Low-frequency modulation of inner hair cell and organ of Corti responses in the guinea pig cochlea

M. A. Cheatham*, P. Dallos

*Corresponding author for this work

Research output: Contribution to journalArticlepeer-review

16 Scopus citations


Low-frequency tones are used to study changes in responsiveness as a function of phase in inner hair cell (IHC) and organ of Corti (OC) responses recorded from second turn of the guinea pig cochlea. In these experiments a 40 Hz stimulus is combined with a variable frequency probe to determined the degree to which tones at and below best frequency (BF) are modulated. Changes in responsiveness produced by the low-frequency input are quantified and related to position of the basilar membrane which is estimated using the phase of the cochlear microphonic measured in the OC fluid space. Results obtained when 40 Hz is presented at its lowest effective level demonstrate that ac responses to low-level BF probes are reduced for basilar membrane displacements to scala tympani while probe tones well below BF are modulated in the opposite direction. The transition between these two response patterns occurs when the overall DC produced in the OC by the two-tone input changes from positive to negative. Because of this association, the frequency dependence exhibited in the bias results may be linked to mechanisms responsible for generating the two polarities of the summating potential and the DC receptor potentials that it reflects. An attempt is also made to relate bias-induced changes in hair cell receptor potentials to modulations in single-unit rate responses. In other words, to address variations in the temporal relationships between excitation and suppression measured in the auditory nerve.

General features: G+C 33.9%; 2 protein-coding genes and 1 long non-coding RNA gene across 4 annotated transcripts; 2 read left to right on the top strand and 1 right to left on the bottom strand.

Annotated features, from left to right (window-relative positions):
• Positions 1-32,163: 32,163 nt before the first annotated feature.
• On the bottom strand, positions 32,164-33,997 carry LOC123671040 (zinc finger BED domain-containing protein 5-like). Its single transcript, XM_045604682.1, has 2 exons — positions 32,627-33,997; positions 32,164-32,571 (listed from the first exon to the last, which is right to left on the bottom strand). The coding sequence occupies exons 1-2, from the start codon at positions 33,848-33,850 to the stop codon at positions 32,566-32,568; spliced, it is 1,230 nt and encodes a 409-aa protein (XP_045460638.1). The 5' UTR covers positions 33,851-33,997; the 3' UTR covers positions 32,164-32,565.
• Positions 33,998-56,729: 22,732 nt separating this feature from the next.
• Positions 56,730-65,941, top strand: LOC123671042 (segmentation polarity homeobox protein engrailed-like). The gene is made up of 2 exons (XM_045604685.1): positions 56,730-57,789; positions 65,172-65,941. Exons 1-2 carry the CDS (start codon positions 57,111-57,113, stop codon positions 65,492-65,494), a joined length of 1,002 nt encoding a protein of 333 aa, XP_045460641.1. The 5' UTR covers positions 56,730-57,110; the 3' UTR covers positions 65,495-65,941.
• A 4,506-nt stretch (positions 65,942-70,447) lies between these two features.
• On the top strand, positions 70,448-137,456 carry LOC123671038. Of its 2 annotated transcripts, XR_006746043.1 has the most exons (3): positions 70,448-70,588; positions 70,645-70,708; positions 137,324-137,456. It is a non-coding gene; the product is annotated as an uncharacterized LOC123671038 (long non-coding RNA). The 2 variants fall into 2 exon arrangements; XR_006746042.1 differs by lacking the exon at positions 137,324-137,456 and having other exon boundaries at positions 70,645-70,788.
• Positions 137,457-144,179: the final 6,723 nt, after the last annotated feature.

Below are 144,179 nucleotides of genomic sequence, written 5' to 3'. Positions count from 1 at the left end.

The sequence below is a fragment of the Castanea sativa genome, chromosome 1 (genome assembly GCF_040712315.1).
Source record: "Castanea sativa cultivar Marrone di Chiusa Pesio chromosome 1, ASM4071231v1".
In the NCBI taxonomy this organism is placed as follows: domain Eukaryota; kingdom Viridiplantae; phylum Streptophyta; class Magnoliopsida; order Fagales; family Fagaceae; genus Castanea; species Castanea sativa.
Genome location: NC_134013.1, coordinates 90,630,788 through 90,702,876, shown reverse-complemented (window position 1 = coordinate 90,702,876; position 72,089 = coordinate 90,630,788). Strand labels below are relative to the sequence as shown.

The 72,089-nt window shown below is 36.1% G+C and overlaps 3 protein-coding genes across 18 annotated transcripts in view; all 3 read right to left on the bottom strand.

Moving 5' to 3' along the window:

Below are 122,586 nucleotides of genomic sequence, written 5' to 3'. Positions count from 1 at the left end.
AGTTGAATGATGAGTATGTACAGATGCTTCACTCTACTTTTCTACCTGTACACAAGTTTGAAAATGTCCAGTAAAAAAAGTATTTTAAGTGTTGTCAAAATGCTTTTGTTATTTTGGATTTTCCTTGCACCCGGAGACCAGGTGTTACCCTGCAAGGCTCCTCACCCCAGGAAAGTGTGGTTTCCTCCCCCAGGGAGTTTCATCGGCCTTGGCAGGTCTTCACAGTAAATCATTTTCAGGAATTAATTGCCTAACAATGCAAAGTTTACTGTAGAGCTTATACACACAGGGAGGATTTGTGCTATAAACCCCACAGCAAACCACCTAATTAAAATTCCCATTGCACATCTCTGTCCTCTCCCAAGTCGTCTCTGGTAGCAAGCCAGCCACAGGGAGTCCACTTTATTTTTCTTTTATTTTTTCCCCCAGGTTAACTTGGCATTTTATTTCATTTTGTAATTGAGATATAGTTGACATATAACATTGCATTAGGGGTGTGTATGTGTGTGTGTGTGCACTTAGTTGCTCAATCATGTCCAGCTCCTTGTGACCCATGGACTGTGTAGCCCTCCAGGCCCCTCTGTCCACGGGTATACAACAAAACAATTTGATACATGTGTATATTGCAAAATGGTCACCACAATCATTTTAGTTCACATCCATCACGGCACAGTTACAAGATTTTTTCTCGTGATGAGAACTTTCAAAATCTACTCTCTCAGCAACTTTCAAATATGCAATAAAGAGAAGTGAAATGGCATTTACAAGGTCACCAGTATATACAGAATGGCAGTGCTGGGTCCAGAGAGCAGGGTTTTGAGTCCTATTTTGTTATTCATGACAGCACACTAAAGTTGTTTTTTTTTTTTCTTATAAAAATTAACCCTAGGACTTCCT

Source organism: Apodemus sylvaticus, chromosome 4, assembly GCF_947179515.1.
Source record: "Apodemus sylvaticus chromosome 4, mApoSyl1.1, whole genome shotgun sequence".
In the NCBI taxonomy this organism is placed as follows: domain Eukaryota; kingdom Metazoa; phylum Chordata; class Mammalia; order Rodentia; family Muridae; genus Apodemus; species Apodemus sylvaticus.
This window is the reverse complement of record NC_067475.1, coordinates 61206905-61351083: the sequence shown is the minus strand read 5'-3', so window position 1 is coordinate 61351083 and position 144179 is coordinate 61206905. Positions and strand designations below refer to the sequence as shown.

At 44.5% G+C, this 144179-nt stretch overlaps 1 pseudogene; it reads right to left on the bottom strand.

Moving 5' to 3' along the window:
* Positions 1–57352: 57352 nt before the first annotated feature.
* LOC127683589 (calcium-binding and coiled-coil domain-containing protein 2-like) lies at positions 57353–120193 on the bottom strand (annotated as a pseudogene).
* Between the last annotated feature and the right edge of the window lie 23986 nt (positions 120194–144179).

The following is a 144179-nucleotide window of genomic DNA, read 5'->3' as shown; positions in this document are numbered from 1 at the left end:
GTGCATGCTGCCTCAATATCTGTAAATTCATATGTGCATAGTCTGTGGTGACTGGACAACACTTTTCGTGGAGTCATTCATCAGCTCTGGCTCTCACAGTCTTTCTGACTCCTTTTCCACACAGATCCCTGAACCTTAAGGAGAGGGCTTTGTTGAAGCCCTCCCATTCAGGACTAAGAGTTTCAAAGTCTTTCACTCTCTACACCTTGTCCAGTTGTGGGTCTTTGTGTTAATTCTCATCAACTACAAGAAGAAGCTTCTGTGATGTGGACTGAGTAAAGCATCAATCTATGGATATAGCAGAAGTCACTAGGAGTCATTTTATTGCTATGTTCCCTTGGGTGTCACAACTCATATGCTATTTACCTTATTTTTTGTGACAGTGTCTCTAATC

Original languageEnglish (US)
Pages (from-to)191-212
Number of pages22
JournalHearing research
Issue number1-2
StatePublished - Jun 1997


  • Cochlea
  • Hair cell
  • Receptor potential
  • Response phase
  • Stimulus biasing
  • Two-tone suppression

ASJC Scopus subject areas

  • Sensory Systems


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